How to Apply to ERIE

Integrative Graduate Education and Training Traineeship (IGERT)

Applications are not being accepted at this time.


Frequently Asked Questions

1. What is an IGERT?
2. How are IGERT and ERIE related?
3. What is a Traineeship?
4. How do I apply for an ERIE-IGERT Traineeship?
5. How are ERIE Traineeships awarded?
6. What are the selection criteria for an ERIE-IGERT Traineeship?
7. Which PhD programs at the University at Buffalo can I apply to participate in the ERIE-IGERT Traineeship?
8. I do not want to pursue a PhD.  Can I still participate in the ERIE program?
9. The ERIE-IGERT traineeships provide 2 years of support.  What about the remainder of my doctoral study?
10. I would like to study with a faculty member from Buffalo State College.  How do I do that?
11. How does the Canadian component of the program work?

1. What is an IGERT?
IGERT stands for Integrative Graduate Education and Research Traineeship, and is a program developed by the National Science Foundation(NSF) to improve doctoral education. IGERT expands the traditional discipline-centered approach to education by providing interdisciplinary graduate training for students who pursue careers in the sciences, mathematics, engineering or technology.  There are now over 100 IGERT programs at universities across the United States, with approximately 20 new programs funded each year.  Each IGERT program is unique in its research focus and program components. Students, referred to as IGERT trainees, typically follow a rigorous course of interdisciplinary study that includes professional training, and receive $30,000 a year plus tuition and fees for at least two years.  For general information in IGERT programs, visit http://www.igert.org/.

2. How are IGERT and ERIE related?
Ecosystem Restoration through Interdisciplinary Exchange (ERIE) is an umbrella program at the University at Buffalo that coordinates a variety of academic activities related to ecosystem restoration.  The centerpiece of the ERIE program is an NSF IGERT grant that provides doctoral traineeships to qualified applicants.  However, a scholarship program for masters students is underdevelopment, and non-IGERT students can participate in various ERIE activities including research projects, summer workshops, and symposia. In addition, undergraduates may participate in ERIE as part of the recently NSF-funded Research Experiences for Undergraduates in Ecosystem Restoration(ERIE-REU) program.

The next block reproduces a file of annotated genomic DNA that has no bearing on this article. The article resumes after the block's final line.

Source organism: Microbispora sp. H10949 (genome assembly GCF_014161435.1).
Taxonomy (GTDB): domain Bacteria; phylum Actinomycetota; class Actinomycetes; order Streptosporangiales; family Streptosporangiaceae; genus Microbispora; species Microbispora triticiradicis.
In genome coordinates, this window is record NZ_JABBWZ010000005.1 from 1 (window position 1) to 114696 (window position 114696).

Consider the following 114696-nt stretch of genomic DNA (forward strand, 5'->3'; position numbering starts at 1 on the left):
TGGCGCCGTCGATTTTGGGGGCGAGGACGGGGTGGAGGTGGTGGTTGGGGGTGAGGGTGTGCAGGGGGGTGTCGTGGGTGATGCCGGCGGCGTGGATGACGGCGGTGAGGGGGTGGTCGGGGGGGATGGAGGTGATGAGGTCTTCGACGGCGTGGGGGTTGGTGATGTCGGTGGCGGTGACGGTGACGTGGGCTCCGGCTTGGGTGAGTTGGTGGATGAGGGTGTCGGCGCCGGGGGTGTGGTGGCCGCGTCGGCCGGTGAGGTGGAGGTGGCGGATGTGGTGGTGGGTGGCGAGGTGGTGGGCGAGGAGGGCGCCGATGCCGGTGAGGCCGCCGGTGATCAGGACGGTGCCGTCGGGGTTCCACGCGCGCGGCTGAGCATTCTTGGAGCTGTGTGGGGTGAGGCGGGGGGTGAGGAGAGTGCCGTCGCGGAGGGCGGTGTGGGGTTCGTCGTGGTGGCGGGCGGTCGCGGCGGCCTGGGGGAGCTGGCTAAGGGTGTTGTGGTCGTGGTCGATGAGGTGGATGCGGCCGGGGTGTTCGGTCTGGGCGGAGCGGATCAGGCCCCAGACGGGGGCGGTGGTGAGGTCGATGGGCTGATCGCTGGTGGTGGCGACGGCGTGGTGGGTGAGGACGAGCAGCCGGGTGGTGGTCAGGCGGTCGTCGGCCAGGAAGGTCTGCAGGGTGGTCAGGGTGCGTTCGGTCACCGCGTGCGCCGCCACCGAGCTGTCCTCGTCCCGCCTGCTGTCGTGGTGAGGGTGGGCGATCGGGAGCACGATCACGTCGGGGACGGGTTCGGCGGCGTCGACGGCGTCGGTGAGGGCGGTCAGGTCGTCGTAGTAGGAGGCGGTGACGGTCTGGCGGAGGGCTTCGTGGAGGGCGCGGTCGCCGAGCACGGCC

3. What is a Traineeship?
Traineeship is the term used by the National Science Foundation to describe the form of financial support provided to IGERT doctoral students.  A graduate traineeship is similar to a fellowship in that specific teaching or research duties are not required during the period of traineeship support.  However, a professional training experience is typically required, as defined by the particular program.  Details will vary, but common training elements include professional development workshops, short courses and/or internships.

4. How do I apply for an ERIE-IGERT Traineeship?
Instructions for applying for an ERIE-IGERT traineeship are given in the ERIE Application Document (pdf).  Applicants should follow the standard procedure for applying to one of the eight participating UB PhD programs.  Your personal essay or statement of purpose essay should identify a preliminary ERIE faculty adviser and explicitly address how your career goals are consistent with the objectives of the ERIE program, including a interdisciplinary program of study on a topic directly related to ecosystem restoration.  When you submit the departmental application, forward a copy of your statement of purpose to the ERIE program office at igert-erie at buffalo edu.

5. How are ERIE Traineeships awarded?
ERIE-IGERT Traineeships are awarded through a competitive three-stage process.  First, candidates must be admitted to one of the eight participating doctoral programs.  After admission, the department must nominate the applicant for an ERIE-IGERT Traineeship.  The final stage is a review of the nominated applicants by the ERIE admissions committee, which includes representatives from each of the participating doctoral programs.  Typically the final review process begins on February 1 and proceeds until all of the available slots have been filled for the academic year (usually 5-8 students across all programs) or until there are no additional departmental nominees.  Please note that while departmental admissions deadlines may vary, the ERIE review process begins on February 1.  In particular, applications to the UB Chemistry Department should submit their applications ahead of the customary March deadline.

6. What are the selection criteria for an ERIE-IGERT Traineeship?
The awards of ERIE-IGERT Traineeships are made on a competitive basis according to multiple criteria that include the applicant’s academic record, previous research and/or professional experience, correlation between personal statement and ERIE program objectives, programmatic balance across ERIE departments, and inclusion of underrepresented groups, particularly Native Americans.  The academic record includes previous grade point average (GPA) in a relevant discipline, GRE scores, and personal references.  In general, a strong applicant will have an undergraduate GPA of at least 3.4 OR a combined (verbal + quantitative) GRE score exceeding 1270.  Combined GRE scores below 1200 are unlikely to be competitive.  However, decisions are made by considering all of the criteria listed above, and applicants with lower GRE scores but strong interest and experience relevant to the ERIE are encouraged to apply.